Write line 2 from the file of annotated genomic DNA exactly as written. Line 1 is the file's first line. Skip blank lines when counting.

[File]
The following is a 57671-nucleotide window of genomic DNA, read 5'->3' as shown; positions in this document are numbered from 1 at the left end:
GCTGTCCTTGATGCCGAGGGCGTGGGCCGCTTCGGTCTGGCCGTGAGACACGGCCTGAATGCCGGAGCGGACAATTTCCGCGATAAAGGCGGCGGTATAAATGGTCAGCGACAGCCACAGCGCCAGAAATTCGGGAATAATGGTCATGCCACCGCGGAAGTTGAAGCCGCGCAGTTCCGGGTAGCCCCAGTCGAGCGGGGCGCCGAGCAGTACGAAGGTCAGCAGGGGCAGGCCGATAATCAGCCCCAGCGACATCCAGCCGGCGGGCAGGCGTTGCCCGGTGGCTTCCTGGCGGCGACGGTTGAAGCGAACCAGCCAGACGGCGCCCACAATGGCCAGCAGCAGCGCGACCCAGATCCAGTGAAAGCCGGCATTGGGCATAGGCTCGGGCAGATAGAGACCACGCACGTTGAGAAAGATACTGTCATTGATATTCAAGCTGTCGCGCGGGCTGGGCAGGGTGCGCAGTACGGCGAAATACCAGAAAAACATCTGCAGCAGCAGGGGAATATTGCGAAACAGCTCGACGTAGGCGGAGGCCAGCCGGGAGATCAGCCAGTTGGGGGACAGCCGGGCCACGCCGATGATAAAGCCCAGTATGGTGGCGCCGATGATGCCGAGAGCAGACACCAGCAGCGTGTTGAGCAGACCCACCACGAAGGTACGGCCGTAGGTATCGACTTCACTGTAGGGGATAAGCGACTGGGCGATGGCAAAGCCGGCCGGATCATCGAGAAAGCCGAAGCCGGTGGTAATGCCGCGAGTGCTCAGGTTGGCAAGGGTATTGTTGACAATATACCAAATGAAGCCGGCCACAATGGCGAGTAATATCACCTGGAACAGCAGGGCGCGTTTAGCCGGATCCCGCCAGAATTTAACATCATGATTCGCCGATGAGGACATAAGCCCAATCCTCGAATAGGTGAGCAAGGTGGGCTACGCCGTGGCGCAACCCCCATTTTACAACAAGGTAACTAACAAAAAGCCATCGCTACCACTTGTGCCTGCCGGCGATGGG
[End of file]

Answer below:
GCTGTCCTTGATGCCGAGGGCGTGGGCCGCTTCGGTCTGGCCGTGAGACACGGCCTGAATGCCGGAGCGGACAATTTCCGCGATAAAGGCGGCGGTATAAATGGTCAGCGACAGCCACAGCGCCAGAAATTCGGGAATAATGGTCATGCCACCGCGGAAGTTGAAGCCGCGCAGTTCCGGGTAGCCCCAGTCGAGCGGGGCGCCGAGCAGTACGAAGGTCAGCAGGGGCAGGCCGATAATCAGCCCCAGCGACATCCAGCCGGCGGGCAGGCGTTGCCCGGTGGCTTCCTGGCGGCGACGGTTGAAGCGAACCAGCCAGACGGCGCCCACAATGGCCAGCAGCAGCGCGACCCAGATCCAGTGAAAGCCGGCATTGGGCATAGGCTCGGGCAGATAGAGACCACGCACGTTGAGAAAGATACTGTCATTGATATTCAAGCTGTCGCGCGGGCTGGGCAGGGTGCGCAGTACGGCGAAATACCAGAAAAACATCTGCAGCAGCAGGGGAATATTGCGAAACAGCTCGACGTAGGCGGAGGCCAGCCGGGAGATCAGCCAGTTGGGGGACAGCCGGGCCACGCCGATGATAAAGCCCAGTATGGTGGCGCCGATGATGCCGAGAGCAGACACCAGCAGCGTGTTGAGCAGACCCACCACGAAGGTACGGCCGTAGGTATCGACTTCACTGTAGGGGATAAGCGACTGGGCGATGGCAAAGCCGGCCGGATCATCGAGAAAGCCGAAGCCGGTGGTAATGCCGCGAGTGCTCAGGTTGGCAAGGGTATTGTTGACAATATACCAAATGAAGCCGGCCACAATGGCGAGTAATATCACCTGGAACAGCAGGGCGCGTTTAGCCGGATCCCGCCAGAATTTAACATCATGATTCGCCGATGAGGACATAAGCCCAATCCTCGAATAGGTGAGCAAGGTGGGCTACGCCGTGGCGCAACCCCCATTTTACAACAAGGTAACTAACAAAAAGCCATCGCTACCACTTGTGCCTGCCGGCGATGGG